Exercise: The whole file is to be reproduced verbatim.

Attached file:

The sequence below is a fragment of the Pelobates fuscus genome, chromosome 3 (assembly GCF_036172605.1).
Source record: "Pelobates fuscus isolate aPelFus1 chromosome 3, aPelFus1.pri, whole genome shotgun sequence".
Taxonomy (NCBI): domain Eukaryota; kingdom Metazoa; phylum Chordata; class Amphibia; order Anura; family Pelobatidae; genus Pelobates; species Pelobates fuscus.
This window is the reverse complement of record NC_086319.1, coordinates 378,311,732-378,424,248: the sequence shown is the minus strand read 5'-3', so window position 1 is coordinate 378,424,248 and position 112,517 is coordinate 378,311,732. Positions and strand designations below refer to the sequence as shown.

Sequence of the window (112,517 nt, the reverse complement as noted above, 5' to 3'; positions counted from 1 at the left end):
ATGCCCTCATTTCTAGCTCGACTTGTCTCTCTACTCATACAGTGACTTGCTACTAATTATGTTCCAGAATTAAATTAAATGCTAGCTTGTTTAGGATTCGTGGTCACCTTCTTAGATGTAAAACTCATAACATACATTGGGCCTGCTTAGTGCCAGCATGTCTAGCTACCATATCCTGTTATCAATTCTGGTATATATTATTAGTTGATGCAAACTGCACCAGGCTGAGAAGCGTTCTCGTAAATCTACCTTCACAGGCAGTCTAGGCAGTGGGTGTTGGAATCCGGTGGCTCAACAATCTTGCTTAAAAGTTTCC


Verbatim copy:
The sequence below is a fragment of the Pelobates fuscus genome, chromosome 3 (assembly GCF_036172605.1).
Source record: "Pelobates fuscus isolate aPelFus1 chromosome 3, aPelFus1.pri, whole genome shotgun sequence".
Taxonomy (NCBI): domain Eukaryota; kingdom Metazoa; phylum Chordata; class Amphibia; order Anura; family Pelobatidae; genus Pelobates; species Pelobates fuscus.
This window is the reverse complement of record NC_086319.1, coordinates 378,311,732-378,424,248: the sequence shown is the minus strand read 5'-3', so window position 1 is coordinate 378,424,248 and position 112,517 is coordinate 378,311,732. Positions and strand designations below refer to the sequence as shown.

Sequence of the window (112,517 nt, the reverse complement as noted above, 5' to 3'; positions counted from 1 at the left end):
ATGCCCTCATTTCTAGCTCGACTTGTCTCTCTACTCATACAGTGACTTGCTACTAATTATGTTCCAGAATTAAATTAAATGCTAGCTTGTTTAGGATTCGTGGTCACCTTCTTAGATGTAAAACTCATAACATACATTGGGCCTGCTTAGTGCCAGCATGTCTAGCTACCATATCCTGTTATCAATTCTGGTATATATTATTAGTTGATGCAAACTGCACCAGGCTGAGAAGCGTTCTCGTAAATCTACCTTCACAGGCAGTCTAGGCAGTGGGTGTTGGAATCCGGTGGCTCAACAATCTTGCTTAAAAGTTTCC